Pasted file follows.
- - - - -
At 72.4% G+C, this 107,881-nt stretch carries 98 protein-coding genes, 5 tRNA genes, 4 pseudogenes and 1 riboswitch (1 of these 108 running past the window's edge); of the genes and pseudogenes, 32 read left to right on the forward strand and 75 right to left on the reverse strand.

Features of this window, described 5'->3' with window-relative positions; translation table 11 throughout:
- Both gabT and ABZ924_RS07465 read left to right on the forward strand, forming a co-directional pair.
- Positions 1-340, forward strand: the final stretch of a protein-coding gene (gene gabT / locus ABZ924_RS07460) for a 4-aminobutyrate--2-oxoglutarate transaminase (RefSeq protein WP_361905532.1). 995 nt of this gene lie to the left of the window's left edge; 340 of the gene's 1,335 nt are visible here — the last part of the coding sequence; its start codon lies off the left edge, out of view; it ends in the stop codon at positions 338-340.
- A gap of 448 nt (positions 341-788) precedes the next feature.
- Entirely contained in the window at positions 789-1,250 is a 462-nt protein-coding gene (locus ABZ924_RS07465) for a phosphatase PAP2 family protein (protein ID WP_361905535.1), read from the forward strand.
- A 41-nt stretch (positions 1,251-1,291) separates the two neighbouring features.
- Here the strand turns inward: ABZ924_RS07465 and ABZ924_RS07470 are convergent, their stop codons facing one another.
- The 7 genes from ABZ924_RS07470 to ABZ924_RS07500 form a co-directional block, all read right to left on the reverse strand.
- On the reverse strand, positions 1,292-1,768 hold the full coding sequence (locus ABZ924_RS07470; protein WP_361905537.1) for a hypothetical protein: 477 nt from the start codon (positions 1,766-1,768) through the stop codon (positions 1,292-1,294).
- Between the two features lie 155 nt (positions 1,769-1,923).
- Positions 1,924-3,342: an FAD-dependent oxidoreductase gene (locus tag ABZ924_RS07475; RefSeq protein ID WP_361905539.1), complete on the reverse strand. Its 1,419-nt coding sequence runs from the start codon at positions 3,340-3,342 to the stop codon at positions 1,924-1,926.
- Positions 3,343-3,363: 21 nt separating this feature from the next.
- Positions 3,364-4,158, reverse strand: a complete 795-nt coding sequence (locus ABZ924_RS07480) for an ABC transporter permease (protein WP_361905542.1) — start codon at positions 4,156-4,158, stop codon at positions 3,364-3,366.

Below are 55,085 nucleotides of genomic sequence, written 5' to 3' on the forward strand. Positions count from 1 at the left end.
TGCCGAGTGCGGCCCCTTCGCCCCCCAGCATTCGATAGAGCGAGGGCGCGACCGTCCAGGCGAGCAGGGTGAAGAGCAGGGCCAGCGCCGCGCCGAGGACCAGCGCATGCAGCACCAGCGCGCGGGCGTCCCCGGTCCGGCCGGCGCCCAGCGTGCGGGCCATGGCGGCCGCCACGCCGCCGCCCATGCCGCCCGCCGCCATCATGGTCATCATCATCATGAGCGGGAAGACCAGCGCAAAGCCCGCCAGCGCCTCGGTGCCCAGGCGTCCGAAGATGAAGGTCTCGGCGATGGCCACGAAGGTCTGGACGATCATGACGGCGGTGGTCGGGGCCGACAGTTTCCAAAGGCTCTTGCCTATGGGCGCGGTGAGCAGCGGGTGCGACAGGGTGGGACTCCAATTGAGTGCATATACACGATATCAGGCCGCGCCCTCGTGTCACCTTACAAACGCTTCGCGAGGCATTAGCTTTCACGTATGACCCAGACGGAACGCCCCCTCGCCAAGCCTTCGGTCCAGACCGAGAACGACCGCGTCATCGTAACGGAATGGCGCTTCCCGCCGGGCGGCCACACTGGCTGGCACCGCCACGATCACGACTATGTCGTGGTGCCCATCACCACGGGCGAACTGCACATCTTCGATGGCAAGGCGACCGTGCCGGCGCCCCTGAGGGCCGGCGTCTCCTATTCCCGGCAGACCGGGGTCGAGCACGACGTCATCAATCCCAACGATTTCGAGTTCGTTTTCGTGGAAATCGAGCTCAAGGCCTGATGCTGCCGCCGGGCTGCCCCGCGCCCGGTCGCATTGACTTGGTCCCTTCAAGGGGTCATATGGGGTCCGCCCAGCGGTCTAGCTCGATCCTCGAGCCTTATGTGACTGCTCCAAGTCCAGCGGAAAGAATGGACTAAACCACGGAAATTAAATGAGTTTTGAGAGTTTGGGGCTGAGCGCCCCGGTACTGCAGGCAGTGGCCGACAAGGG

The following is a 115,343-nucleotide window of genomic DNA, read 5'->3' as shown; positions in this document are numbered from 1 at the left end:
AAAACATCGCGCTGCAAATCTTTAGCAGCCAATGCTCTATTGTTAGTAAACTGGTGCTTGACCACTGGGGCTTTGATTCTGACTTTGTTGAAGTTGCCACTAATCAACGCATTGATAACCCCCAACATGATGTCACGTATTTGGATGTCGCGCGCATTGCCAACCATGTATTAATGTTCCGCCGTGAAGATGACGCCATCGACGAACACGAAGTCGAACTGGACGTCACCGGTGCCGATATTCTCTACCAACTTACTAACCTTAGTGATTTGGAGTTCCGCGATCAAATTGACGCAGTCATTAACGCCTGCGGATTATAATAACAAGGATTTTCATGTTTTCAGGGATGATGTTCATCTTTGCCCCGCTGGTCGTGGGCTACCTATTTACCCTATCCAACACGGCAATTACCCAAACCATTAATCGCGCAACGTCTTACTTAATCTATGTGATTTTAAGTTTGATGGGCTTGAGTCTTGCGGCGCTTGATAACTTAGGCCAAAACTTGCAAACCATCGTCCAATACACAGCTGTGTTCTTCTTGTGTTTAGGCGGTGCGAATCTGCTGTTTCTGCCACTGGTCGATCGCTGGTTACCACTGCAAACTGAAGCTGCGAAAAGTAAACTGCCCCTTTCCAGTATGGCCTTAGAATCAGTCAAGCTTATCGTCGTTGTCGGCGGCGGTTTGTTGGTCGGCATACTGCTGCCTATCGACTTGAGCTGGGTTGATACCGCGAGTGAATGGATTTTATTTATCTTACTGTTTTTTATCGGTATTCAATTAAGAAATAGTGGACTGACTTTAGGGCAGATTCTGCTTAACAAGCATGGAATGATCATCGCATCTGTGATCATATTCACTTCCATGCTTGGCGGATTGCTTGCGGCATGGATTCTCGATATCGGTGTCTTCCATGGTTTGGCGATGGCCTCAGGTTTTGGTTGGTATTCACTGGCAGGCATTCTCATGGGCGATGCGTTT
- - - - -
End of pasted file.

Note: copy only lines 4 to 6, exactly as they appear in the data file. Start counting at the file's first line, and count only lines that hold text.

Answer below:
- Positions 1-340, forward strand: the final stretch of a protein-coding gene (gene gabT / locus ABZ924_RS07460) for a 4-aminobutyrate--2-oxoglutarate transaminase (RefSeq protein WP_361905532.1). 995 nt of this gene lie to the left of the window's left edge; 340 of the gene's 1,335 nt are visible here — the last part of the coding sequence; its start codon lies off the left edge, out of view; it ends in the stop codon at positions 338-340.
- A gap of 448 nt (positions 341-788) precedes the next feature.
- Entirely contained in the window at positions 789-1,250 is a 462-nt protein-coding gene (locus ABZ924_RS07465) for a phosphatase PAP2 family protein (protein ID WP_361905535.1), read from the forward strand.